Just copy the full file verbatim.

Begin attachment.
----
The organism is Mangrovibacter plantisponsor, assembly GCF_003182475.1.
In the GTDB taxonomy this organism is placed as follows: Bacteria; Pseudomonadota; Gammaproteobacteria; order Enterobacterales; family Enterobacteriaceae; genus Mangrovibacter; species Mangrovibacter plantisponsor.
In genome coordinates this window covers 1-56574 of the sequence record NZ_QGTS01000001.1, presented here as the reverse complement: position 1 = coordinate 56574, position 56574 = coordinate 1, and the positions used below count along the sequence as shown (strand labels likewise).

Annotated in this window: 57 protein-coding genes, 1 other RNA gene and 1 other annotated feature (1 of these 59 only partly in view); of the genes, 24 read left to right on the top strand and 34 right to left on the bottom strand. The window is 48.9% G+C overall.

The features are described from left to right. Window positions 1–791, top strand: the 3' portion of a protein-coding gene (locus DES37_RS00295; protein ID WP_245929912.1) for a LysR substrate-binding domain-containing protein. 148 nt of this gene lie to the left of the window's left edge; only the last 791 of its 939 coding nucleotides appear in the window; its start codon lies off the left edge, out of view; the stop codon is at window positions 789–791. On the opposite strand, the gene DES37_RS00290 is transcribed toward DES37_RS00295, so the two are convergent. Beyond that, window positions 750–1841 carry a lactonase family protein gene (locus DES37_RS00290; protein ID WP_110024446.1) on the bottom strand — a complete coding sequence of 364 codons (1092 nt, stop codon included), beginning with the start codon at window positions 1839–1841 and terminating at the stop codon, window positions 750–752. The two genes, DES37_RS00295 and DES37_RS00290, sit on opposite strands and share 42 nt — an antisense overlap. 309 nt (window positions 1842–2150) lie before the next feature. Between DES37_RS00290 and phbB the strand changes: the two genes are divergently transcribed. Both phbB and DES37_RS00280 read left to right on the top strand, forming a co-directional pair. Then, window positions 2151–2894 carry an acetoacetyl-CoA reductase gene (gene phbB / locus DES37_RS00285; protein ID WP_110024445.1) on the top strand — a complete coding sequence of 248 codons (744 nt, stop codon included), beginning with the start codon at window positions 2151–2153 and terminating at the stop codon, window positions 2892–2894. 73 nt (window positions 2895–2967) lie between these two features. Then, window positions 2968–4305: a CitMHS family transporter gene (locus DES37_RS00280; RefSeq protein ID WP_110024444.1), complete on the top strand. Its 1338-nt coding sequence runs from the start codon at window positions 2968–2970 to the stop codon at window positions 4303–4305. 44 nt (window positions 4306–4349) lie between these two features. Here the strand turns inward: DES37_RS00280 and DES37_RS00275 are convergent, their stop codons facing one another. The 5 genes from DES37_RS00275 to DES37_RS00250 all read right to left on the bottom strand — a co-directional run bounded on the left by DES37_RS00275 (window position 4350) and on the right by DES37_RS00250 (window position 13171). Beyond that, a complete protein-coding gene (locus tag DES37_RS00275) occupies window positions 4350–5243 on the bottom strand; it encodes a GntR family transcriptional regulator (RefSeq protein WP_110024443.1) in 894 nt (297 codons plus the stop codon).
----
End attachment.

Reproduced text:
The organism is Mangrovibacter plantisponsor, assembly GCF_003182475.1.
In the GTDB taxonomy this organism is placed as follows: Bacteria; Pseudomonadota; Gammaproteobacteria; order Enterobacterales; family Enterobacteriaceae; genus Mangrovibacter; species Mangrovibacter plantisponsor.
In genome coordinates this window covers 1-56574 of the sequence record NZ_QGTS01000001.1, presented here as the reverse complement: position 1 = coordinate 56574, position 56574 = coordinate 1, and the positions used below count along the sequence as shown (strand labels likewise).

Annotated in this window: 57 protein-coding genes, 1 other RNA gene and 1 other annotated feature (1 of these 59 only partly in view); of the genes, 24 read left to right on the top strand and 34 right to left on the bottom strand. The window is 48.9% G+C overall.

The features are described from left to right. Window positions 1–791, top strand: the 3' portion of a protein-coding gene (locus DES37_RS00295; protein ID WP_245929912.1) for a LysR substrate-binding domain-containing protein. 148 nt of this gene lie to the left of the window's left edge; only the last 791 of its 939 coding nucleotides appear in the window; its start codon lies off the left edge, out of view; the stop codon is at window positions 789–791. On the opposite strand, the gene DES37_RS00290 is transcribed toward DES37_RS00295, so the two are convergent. Beyond that, window positions 750–1841 carry a lactonase family protein gene (locus DES37_RS00290; protein ID WP_110024446.1) on the bottom strand — a complete coding sequence of 364 codons (1092 nt, stop codon included), beginning with the start codon at window positions 1839–1841 and terminating at the stop codon, window positions 750–752. The two genes, DES37_RS00295 and DES37_RS00290, sit on opposite strands and share 42 nt — an antisense overlap. 309 nt (window positions 1842–2150) lie before the next feature. Between DES37_RS00290 and phbB the strand changes: the two genes are divergently transcribed. Both phbB and DES37_RS00280 read left to right on the top strand, forming a co-directional pair. Then, window positions 2151–2894 carry an acetoacetyl-CoA reductase gene (gene phbB / locus DES37_RS00285; protein ID WP_110024445.1) on the top strand — a complete coding sequence of 248 codons (744 nt, stop codon included), beginning with the start codon at window positions 2151–2153 and terminating at the stop codon, window positions 2892–2894. 73 nt (window positions 2895–2967) lie between these two features. Then, window positions 2968–4305: a CitMHS family transporter gene (locus DES37_RS00280; RefSeq protein ID WP_110024444.1), complete on the top strand. Its 1338-nt coding sequence runs from the start codon at window positions 2968–2970 to the stop codon at window positions 4303–4305. 44 nt (window positions 4306–4349) lie between these two features. Here the strand turns inward: DES37_RS00280 and DES37_RS00275 are convergent, their stop codons facing one another. The 5 genes from DES37_RS00275 to DES37_RS00250 all read right to left on the bottom strand — a co-directional run bounded on the left by DES37_RS00275 (window position 4350) and on the right by DES37_RS00250 (window position 13171). Beyond that, a complete protein-coding gene (locus tag DES37_RS00275) occupies window positions 4350–5243 on the bottom strand; it encodes a GntR family transcriptional regulator (RefSeq protein WP_110024443.1) in 894 nt (297 codons plus the stop codon).